By Kevin T. Baldwin
BOYLSTON: “Annie - the Broadway Musical” A musical in two acts by Thomas Meehan and Charles Strouse. Presented by Calliope Productions, 150 Main Street, Boylston, MA. 01505. Dec. 5, 6, 7, 13, 14 at 7:30pm; Dec. 8, 14 & 15 at 2:00pm. Tickets are $25 per adult, $20 for seniors and students. Many performances already sold out. Reservations may be made online at http://www.calliopeproductions.org/boxoffice.php or by calling the box office at (508) 869-6887.
Written by: Thomas Meehan. Music by Charles Strouse. Directed by Linda Oroszko. Music Director John Leslie. Choreographer Karen White.
Cast Includes: Keith Wolosz, Bethany Killeen, Marina Matuzek, Todd Vickstrom, Tracy Martino, Ben Smith, Scotty Lyerly, Abby Rickert, Brooke Mega, Mary Mahoney, Bethany Stefano, Chris Harris, Doug Beller, David Bainbridge, Jack Cormier, James Candalino, John Bausch, Karen Josbacher, Linnea Lyerly, Maggie Lyerly, Matt Cory, Olivia Lyerly, Paula Guilbault, Sarah Bartlett
ORPHANS: Lily McEvoy as Annie/Tylia Moran as Annie (Alternating)
Gia Cory as July
Hannah Dunleavy as Duffy
Sandra McGahan as Pepper
Mila Vlahos as Tessie
Meghan Callaghan as Molly
Calliope Productions presents the timeless musical “Annie,” which people tend to forget is actually set in one of the worst economic times in American history.
However, from the perspective of the show’s director, Linda Oroszko , it is because the show has an overriding theme of optimism that, even in today’s better economic yet worsening political climate, the musical may be just what people need during this season.
According to Oroszko, Calliope has historically had a large training program for children and teens.
This production of “Annie,” with its book by Thomas Meehan and score by Charles Strouse, uses seven girls, ranging in age from 9 to 12-years old.
In addition, there are several teens in the cast who have participated in Calliope workshops in the past and, says Oroszko, “have grown into high-quality performers.”
“It’s great to be able to expose all these kids to an ‘adult’ show in which I hold the same expectations of them as I do the adult cast,” Oroszko says.
Oroszko claims she was struck by the way in which the songs in “Annie” not only further the story but also set the mood, highlighting the American dynamic economic contrast in the songs ‘Hooverville’ (in which homeless exist during the Hoover administration are forced to live in tents, under highways and in the streets due to circumstances beyond their control) and “I Think I’m Gonna Like It Here”, which describes the life of leisure enjoyed by the “one percent” during the Depression.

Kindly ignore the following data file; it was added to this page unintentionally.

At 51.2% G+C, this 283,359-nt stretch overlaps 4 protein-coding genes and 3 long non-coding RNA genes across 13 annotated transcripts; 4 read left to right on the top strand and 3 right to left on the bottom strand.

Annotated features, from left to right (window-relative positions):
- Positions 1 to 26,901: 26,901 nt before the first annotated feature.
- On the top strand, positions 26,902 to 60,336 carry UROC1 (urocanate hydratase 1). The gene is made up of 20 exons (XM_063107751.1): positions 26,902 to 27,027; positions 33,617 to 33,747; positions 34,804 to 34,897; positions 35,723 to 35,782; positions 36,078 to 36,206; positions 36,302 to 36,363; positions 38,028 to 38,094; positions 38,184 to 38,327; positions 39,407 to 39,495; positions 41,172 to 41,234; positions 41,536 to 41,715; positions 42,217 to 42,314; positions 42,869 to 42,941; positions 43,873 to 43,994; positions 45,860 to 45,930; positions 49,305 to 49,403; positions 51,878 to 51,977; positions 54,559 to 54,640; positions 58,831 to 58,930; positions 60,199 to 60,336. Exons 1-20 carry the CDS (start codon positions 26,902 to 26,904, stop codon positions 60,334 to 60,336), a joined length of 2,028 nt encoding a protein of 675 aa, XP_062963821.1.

“I know very little about the original comic strip, other than the iconic look of ‘Little Orphan Annie’ and ‘Daddy Warbucks’ which did enter into our costume choices,” Oroszko points out, indicating how it can always be a challenge to work with a large cast. In the case of “Annie,” and for the limited stage space at Calliope, the cast is maxed out at 31 including seven kids and a dog.
“Since this show is so well known among theater people and audiences, we are working to provide the cozy/familiar story audiences have come to love, while simultaneously putting our own spin on it,” Oroszko says. “The cast brings a wide range of experience and persona. Every time I cast a show I look for that special spark- impossible to define, but you know it when you see it.”
The orphans, in particular, as Oroszko beams, “are a terrific group.”
“We had 30 girls audition for seven roles so the chances of being cast were less than one in four,” Oroszko says. “Those who were chosen had to improvise stories to demonstrate a range of emotions.”
All of this was in addition to their standard singing and dancing auditions.
Oroszko indicates that, aside from scheduling problems (which is always in issue in community theater), each and every actor “has been a dream to direct.”
“I always encourage actors to bring their own ideas to the scene…and this cast has delivered on that,” Oroszko says. “I absolutely loved working with the orphans. They bring such energy and enthusiasm.”
While there will be a large number of family members in the audience, there is also a large contingent of Calliope faithful who enjoy their big musical in December. But Oroszko says she has prepared her cast for each audience to react differently.
“I direct them to keep their performances as rehearsed and not to adjust as to the way they hear audiences responding,” Oroszko says. “We’ve got the show we want. Let’s have fun presenting it.”
Oroszko believes all audiences attending Calliope’s “Annie” will come away with a smile on their faces and a song in their heart.
Kevin T. Baldwin is a member of the American Theatre Critics Association (ATCA)